Florida Senate Seeks To Ban Powdered Alcohol

By  //  March 31, 2015

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new bill would make sale, possession illegal

ABOVE VIDEO: Mark Phillips, the creator of “Palcohol,” talks about the genesis of his invention that is comprised of powder from distilled vodka or distilled Puerto Rican rum. Florida lawmakers, with backing from the Beer Industry of Florida, Florida Beer Wholesalers and the Wine & Spirits Distributors of Florida, aren’t alone in seeking the keep the product off the shelves.

TALLAHASSEE, FLORIDA – Spirits aren’t high on the future of powdered alcohol being mixed in Florida.

SEAL-OF-FLORIDA-2000The Senate Commerce and Tourism Committee on Monday unanimously supported a measure (SB 998) that would prohibit the sale and possession of powdered alcohol throughout the state.

The effort to ban powdered alcohol comes shortly after the U.S. Alcohol and Tobacco Tax and Trade Bureau approved the sale of a powdered alcohol called Palcohol by the privately held company Lipsmark LLC.

Under the bill, a person selling powdered alcohol would face a first-degree misdemeanor.

Gwen Margolis

Gwen Margolis

A second violation within five years would carry a third-degree felony.

The Senate measure also proposes a $250 fine for using or possessing powdered alcohol unless the product is utilized for research or is being commercially transported through the state.

The House version (HB 1247) doesn’t include similar language regarding possession.

During an earlier committee meeting, Sen. Gwen Margolis, a Miami Democrat who is sponsoring the bill, called Palcohol “something new in the scheme of how to get high in this country.”

One of Margolis’ legislative assistants presented the bill Monday, and the Commerce and Tourism Committee approved it with little comment.

Anitere Flores

Anitere Flores

On its website, Lipsmark says sales won’t begin until this summer.

Palcohol is comprised of powder from distilled vodka or distilled Puerto Rican rum.

The product will be sold in single pouches, each equal to a shot and intended to be mixed with water, cola or juice, Lipsmark’s website says.

Sen. Anitere Flores, a Miami Republican who initially filed legislation this year against powdered alcohol, told lawmakers during an earlier committee meeting that the product was once promoted as something that could be smuggled “illegally into football games and into concerts … in additional to a series of other illegal and questionable activities.”

Palcohol creator Mark Phillips has posted a YouTube video disputing similar claims.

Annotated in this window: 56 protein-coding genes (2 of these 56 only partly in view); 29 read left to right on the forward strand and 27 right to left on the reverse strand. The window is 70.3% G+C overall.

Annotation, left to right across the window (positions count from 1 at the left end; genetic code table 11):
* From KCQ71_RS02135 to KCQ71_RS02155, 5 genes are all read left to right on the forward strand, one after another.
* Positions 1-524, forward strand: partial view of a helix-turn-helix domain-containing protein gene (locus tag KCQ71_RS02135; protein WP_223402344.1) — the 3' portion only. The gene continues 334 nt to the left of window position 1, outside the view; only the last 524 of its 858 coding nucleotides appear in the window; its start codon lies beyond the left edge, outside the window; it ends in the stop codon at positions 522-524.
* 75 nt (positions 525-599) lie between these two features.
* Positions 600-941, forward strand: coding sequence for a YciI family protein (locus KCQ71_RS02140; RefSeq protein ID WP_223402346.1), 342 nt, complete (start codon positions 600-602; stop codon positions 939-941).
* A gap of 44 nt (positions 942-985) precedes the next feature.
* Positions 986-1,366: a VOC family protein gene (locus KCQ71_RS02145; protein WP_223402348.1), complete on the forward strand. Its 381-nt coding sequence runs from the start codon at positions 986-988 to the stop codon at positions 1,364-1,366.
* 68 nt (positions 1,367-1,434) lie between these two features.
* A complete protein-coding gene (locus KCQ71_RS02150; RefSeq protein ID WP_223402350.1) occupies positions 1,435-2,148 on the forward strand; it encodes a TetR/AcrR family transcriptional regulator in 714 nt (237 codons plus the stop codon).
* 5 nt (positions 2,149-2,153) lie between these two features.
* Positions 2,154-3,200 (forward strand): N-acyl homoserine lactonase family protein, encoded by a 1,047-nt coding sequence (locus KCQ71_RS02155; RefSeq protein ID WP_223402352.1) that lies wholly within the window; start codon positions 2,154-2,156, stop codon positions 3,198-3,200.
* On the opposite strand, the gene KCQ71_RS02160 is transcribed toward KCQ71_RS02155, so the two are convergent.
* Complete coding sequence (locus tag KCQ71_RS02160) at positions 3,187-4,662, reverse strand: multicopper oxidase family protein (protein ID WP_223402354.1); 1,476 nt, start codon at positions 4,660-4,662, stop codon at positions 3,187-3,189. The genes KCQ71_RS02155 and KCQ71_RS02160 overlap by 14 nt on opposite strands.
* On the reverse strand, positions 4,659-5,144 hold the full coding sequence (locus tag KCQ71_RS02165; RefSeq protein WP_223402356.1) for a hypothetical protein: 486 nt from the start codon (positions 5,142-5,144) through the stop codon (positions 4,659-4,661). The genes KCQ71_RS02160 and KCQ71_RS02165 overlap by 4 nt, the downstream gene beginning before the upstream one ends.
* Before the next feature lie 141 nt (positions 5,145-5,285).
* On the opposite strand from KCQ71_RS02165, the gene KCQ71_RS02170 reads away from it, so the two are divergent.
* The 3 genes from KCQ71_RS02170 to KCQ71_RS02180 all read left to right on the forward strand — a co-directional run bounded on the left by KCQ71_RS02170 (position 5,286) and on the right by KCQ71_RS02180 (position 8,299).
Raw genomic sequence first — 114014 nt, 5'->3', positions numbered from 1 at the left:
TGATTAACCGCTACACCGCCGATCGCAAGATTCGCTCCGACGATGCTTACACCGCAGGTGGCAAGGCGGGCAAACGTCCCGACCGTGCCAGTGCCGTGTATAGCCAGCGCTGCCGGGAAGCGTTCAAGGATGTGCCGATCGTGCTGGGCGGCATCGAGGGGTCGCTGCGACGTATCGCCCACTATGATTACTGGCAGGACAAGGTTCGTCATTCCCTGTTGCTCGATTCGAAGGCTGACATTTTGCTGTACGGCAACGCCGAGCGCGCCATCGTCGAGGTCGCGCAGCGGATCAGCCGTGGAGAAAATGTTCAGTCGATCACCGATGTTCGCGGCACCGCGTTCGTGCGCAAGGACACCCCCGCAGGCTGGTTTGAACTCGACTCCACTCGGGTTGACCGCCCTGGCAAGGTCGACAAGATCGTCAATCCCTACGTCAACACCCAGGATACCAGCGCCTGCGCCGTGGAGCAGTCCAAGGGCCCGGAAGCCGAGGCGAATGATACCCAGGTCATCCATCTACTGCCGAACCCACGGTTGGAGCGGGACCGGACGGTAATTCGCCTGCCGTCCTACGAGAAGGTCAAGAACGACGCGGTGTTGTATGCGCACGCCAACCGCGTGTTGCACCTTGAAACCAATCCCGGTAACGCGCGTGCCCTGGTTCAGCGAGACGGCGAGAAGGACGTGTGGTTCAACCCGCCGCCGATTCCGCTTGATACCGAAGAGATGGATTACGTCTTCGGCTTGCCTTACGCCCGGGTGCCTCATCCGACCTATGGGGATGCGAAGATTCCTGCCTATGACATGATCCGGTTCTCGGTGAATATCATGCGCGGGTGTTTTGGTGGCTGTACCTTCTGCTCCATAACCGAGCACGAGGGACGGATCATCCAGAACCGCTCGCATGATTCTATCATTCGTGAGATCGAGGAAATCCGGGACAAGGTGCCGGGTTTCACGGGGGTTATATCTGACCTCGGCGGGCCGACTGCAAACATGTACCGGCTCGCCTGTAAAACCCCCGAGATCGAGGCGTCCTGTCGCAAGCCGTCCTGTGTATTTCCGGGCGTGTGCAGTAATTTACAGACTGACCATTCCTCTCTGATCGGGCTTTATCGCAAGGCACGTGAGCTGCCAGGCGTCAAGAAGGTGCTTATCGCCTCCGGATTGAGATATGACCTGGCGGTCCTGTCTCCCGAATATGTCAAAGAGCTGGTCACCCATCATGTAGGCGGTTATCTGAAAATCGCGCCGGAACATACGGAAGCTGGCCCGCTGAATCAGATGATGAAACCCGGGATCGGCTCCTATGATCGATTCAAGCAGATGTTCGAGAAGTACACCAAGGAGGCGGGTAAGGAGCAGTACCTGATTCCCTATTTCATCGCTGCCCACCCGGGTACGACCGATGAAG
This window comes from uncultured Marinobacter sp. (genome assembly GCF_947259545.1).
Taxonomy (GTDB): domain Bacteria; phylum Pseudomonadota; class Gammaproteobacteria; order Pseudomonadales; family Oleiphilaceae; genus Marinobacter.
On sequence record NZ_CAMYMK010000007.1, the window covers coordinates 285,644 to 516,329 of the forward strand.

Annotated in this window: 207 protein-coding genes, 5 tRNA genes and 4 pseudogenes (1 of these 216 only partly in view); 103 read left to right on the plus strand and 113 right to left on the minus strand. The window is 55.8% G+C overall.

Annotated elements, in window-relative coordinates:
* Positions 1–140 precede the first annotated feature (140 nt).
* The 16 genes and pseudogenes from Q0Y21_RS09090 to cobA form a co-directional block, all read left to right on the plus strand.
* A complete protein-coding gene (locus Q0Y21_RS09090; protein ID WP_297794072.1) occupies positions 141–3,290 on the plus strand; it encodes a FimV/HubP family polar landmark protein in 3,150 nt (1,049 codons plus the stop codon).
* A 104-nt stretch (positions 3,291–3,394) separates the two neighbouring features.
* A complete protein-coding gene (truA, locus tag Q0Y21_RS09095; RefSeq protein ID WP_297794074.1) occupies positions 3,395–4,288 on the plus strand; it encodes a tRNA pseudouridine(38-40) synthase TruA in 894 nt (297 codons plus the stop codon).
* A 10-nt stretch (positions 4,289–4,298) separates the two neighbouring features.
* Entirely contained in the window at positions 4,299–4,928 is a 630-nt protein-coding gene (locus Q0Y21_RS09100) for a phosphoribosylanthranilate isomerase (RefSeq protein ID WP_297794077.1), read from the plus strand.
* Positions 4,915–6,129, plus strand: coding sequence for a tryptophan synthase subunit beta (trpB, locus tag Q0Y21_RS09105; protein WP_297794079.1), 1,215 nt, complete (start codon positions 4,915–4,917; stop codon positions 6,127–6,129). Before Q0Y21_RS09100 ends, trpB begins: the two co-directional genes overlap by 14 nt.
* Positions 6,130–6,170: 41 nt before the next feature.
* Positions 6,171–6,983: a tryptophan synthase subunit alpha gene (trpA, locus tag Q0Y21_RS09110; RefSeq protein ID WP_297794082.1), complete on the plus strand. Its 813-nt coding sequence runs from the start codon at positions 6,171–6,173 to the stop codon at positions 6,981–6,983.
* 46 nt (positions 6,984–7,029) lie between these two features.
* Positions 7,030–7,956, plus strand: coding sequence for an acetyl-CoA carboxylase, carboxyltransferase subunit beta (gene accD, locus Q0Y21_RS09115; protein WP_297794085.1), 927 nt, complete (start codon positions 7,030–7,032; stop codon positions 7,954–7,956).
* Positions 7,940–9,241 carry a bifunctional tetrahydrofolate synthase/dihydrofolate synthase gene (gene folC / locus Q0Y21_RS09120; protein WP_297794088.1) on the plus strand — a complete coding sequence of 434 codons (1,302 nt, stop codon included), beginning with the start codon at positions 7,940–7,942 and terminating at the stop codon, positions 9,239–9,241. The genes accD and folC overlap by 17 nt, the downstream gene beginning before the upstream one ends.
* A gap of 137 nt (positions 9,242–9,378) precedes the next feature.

Mark Phillips

Mark Phillips

“Palcohol is not some sort of super-concentrated version of alcohol, it’s simply one shot of alcohol in powdered form,” Phillips said in the video.

The Food and Drug Administration has not approved Palcohol, but in a clarifying note posted on March 13 stated that “at this time the FDA does not have a legal basis to block market entry of this product.”

Florida lawmakers, with backing from the Beer Industry of Florida, Florida Beer Wholesalers and the Wine & Spirits Distributors of Florida, aren’t alone in seeking the keep the product off the shelves.

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The product has already been banned by Alaska, Louisiana, South Carolina, Vermont, and Virginia.

Federal legislation has been introduced by U.S. Sen. Charles Schumer, D-N.Y., to make the production, sale and possession of powdered alcohol illegal.

Delaware and Michigan have defined powdered alcohol as an alcoholic beverage.

Ellen Snelling, chair of the Florida Coalition for Alcohol Policy, urged the Commerce and Tourism Committee on Monday to support the ban rather than consider regulating Palcohol.

Ellen Snelling

Ellen Snelling

“We feel like we already have an underage drinking problem in the state of Florida,” Snelling said.

“This type of a product, the only way we can see it being used, is to be abused, especially by young people.”

On its website, Lipsmark argues against legislative bans and dismisses claims that people will snort, illegally smuggle or spike other people’s drinks with the product.

POWDERED-ALCOHOL-FULL-LOGO“No one wants the government telling us what we can drink and not drink. We don’t need a nanny,” Lipsmark says on its website.

“The legislature exists to protect our rights to live how we choose, not to use coercive power to force their values on us.”

The committee approval Monday was the second in the Senate for the measure.

The bill must go to the Rules Committee before reaching the Senate floor.

The House version cleared its first panel last Tuesday and awaits a hearing before the Appropriations Committee.

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